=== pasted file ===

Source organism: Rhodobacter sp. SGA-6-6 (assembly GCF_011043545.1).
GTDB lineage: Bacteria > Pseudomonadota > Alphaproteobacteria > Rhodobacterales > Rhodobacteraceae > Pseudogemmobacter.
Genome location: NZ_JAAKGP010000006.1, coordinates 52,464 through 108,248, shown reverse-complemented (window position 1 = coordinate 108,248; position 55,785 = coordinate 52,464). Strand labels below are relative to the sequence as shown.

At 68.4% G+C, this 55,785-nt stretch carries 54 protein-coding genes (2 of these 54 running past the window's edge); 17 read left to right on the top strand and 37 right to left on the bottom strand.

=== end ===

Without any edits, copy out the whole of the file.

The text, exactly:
Source organism: Rhodobacter sp. SGA-6-6 (assembly GCF_011043545.1).
GTDB lineage: Bacteria > Pseudomonadota > Alphaproteobacteria > Rhodobacterales > Rhodobacteraceae > Pseudogemmobacter.
Genome location: NZ_JAAKGP010000006.1, coordinates 52,464 through 108,248, shown reverse-complemented (window position 1 = coordinate 108,248; position 55,785 = coordinate 52,464). Strand labels below are relative to the sequence as shown.

At 68.4% G+C, this 55,785-nt stretch carries 54 protein-coding genes (2 of these 54 running past the window's edge); 17 read left to right on the top strand and 37 right to left on the bottom strand.